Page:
Monday, August 18, 2008

Richardson for Barack's VP

Given that Hillary is clearly not a leading contender to be Barack's choice for VP, my top preference would be Bill Richardson. Back in the early days of the primary season, he was my preference to be the Democratic presidential nominee. He has a lot of experience in government and by far the best foreign relations experience of any candidate now on the field, including a stint as UN ambassador and experience negotiating with other countries. Since Barack is weak in foreign relations, Richardson would give his ticket instant credibility on that front. He also has a lot of experience on the energy front, not least being a former Secretary of Energy. Being a state governor gives him a depth of experience that helps balance Barack's lack of executive experience. He also helps pull in the Hispanic vote. He seems like a win-win proposition to me. He's not charismatic, but Barack has that covered, so I think his hard-core energy and international experience trumps just about everything else.

As an American citizen, I feel that I could sleep better at night knowing that Bill Richardson was either actively tackling problems or at a minimum actively giving Barack great advice.

There is some expectation that Barack will announce his VP choice this week. I do not have any inside information, but I look forward to Bill Richardson's name being the one pulled out of the hat.

Bill is already scheduled to speak at the convention on Wednesday evening, the VP night, but I do not know if that automatically means he won't be the VP choice. I suspect that it does mean that he is out of the running, but I am not so sure. Evan Bayh, Joe Biden, and Jay Rockefeller are all also scheduled to speak on Wednesday on the same topic of "Securing America's Future" (national security.) I am not so sure that they are all automatically out of the running due to being scheduled as well.

The bottom line is that if Barack chooses Bill Richardson, I could actually get excited about his campaign. I honestly do not know who else he could choose that would get me excited (besides, Hillary, of course.)

I am also thinking that McCain will pick former Pennsylvania governor Tom Ridge as his VP.

-- Jack Krupansky

Monday, August 11, 2008

It sounds as if Hillary is semi-officially out of the running for VP

Although it was fairly clear that Hillary was not favored to be chosen as Barack's VP, the simple fact that she is now scheduled to speak on Tuesday evening of the convention strongly suggests that she won't be speaking Wednesday evening when the VP nominee would be speaking.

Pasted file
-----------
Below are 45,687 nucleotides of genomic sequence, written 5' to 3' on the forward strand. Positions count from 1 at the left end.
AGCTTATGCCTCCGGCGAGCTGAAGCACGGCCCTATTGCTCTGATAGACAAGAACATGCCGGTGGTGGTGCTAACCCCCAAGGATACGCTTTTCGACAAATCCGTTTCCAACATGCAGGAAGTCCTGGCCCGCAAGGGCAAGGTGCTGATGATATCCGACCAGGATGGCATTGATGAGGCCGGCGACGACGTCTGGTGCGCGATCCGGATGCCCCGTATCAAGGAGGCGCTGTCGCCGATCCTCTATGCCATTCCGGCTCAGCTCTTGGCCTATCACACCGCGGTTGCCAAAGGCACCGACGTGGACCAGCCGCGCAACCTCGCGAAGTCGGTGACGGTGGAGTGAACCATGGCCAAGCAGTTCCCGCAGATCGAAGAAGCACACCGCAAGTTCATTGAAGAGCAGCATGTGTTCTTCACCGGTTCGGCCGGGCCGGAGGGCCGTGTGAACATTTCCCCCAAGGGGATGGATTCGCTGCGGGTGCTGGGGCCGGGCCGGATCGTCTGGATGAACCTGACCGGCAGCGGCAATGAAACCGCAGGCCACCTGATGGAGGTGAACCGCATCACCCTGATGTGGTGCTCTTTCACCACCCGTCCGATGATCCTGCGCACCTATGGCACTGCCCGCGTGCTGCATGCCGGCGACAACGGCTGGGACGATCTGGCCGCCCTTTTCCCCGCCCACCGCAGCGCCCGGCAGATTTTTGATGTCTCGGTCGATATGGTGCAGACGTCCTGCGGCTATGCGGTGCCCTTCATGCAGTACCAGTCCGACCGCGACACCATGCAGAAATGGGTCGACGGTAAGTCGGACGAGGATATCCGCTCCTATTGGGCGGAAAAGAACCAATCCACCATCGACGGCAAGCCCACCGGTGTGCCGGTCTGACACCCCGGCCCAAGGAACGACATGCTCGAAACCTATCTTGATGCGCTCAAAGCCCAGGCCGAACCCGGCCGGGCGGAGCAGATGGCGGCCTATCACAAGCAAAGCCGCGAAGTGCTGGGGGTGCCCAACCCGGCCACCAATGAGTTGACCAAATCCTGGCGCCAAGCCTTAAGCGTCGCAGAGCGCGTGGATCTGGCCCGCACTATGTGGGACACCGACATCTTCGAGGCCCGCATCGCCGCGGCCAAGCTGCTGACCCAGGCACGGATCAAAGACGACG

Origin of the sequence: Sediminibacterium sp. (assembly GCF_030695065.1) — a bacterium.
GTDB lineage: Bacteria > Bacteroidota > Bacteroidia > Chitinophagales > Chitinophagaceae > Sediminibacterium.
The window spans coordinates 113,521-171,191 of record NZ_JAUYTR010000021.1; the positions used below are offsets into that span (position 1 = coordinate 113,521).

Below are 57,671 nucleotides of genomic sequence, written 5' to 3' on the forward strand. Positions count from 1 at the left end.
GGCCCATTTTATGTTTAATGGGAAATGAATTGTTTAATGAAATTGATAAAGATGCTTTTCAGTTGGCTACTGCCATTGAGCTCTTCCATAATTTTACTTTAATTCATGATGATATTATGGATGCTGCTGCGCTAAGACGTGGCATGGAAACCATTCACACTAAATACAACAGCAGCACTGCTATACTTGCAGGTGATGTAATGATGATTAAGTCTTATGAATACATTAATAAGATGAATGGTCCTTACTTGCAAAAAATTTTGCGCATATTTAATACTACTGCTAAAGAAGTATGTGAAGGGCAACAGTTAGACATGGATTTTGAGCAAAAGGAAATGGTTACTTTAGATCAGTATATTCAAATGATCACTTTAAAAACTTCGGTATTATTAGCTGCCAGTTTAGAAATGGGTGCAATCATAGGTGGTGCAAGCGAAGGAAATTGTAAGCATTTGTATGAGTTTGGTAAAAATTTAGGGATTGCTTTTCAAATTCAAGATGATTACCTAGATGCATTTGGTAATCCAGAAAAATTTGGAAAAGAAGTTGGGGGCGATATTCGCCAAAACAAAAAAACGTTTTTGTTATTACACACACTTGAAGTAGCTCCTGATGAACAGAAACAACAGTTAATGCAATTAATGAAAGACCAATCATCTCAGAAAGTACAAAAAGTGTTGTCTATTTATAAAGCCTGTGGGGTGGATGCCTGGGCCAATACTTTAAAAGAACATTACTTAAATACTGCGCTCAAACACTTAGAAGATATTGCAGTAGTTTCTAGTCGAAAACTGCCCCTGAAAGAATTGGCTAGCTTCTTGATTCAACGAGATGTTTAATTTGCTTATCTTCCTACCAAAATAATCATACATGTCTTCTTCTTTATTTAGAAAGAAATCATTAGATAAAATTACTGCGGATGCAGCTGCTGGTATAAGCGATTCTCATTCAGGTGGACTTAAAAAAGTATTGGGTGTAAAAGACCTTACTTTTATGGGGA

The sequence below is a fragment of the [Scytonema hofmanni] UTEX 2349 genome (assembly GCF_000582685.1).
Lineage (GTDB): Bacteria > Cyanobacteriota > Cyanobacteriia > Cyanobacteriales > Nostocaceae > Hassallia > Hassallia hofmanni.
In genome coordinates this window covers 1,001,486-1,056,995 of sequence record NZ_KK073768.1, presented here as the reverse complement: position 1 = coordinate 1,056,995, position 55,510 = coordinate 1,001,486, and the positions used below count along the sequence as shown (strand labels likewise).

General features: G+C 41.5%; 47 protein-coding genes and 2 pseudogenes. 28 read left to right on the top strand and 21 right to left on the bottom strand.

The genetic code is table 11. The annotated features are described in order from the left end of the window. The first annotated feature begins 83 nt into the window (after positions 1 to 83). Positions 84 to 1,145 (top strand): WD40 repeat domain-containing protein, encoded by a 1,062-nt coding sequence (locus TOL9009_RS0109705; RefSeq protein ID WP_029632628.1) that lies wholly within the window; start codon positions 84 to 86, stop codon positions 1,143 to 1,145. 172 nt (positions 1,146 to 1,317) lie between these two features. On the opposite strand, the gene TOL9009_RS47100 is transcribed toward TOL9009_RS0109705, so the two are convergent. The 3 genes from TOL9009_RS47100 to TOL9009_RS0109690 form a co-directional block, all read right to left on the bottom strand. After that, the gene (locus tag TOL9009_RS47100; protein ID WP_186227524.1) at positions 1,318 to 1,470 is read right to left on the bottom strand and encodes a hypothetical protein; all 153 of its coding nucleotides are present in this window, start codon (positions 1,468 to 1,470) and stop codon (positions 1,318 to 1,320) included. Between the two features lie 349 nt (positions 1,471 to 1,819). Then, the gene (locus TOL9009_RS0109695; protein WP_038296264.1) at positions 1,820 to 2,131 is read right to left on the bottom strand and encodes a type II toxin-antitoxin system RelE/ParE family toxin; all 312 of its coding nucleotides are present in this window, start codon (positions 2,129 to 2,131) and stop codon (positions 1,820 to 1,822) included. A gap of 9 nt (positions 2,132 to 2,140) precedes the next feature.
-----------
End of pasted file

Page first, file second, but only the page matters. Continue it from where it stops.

The fact that Bill is now scheduled to intro the VP speaking slot on Wednesday evening also suggests that he was chosen for that slot to help reinforce the impression that the Clinton's are on-board for a Barack/<whoever> ticket.

But with Hillary effectively acquiescing to go quietly into the night, you have to wonder what quid quo pro Barack has offered her in return for "being a good sport." My suspicion is that Barack will let her effectively take charge of crafting and shaping the health care reform package.

-- Jack Krupansky

Sunday, August 10, 2008



Enough said.

What's next?

There can't be much of a future for The Onion and The National Enquirer when the truth is stranger than fiction.

So, I wonder which politician will be "outed" next as being... a "narcissist."

I wonder if Barack will be forced to denounce, vilify, and otherwise politically crucify Edwards in order to retain his aura of impeccable moral scruples.

I wonder which reporter will be so bold as to be the first to ask Bill Clinton (or Hillary) to "comment" on the Edwards "affair." Or as The Economist and the Brits would put it, Edwards' "zipper problem."

Lucky for the Democrats, there are more than a few Republicans who would just as soon not have the question asked of themselves.

-- Jack Krupansky

Monday, August 04, 2008

Barack shifting to center on energy

I am glad to see that Barack Obama continues to shift towards a more centrist position on a number of issues, the latest being energy, where he declares that he is willing to concede to demands for more offshore oil drilling if that will gain passage of a more robust energy policy.

I applaud his willingness to be a key member of the so-called "Gang of Ten", five Democratic senators and five Republican senators, who are working very hard to craft a more credible and bipartisan energy policy.

I continue to believe that Barack is a lot more pragmatic and centrist-leaning than any of his supporters are willing to admit. Personally, I can be supportive of Barack (but not an outright supporter), but I can in no way be supportive of "The Progressives" and the rest of his left-wing "supporters."

-- Jack Krupansky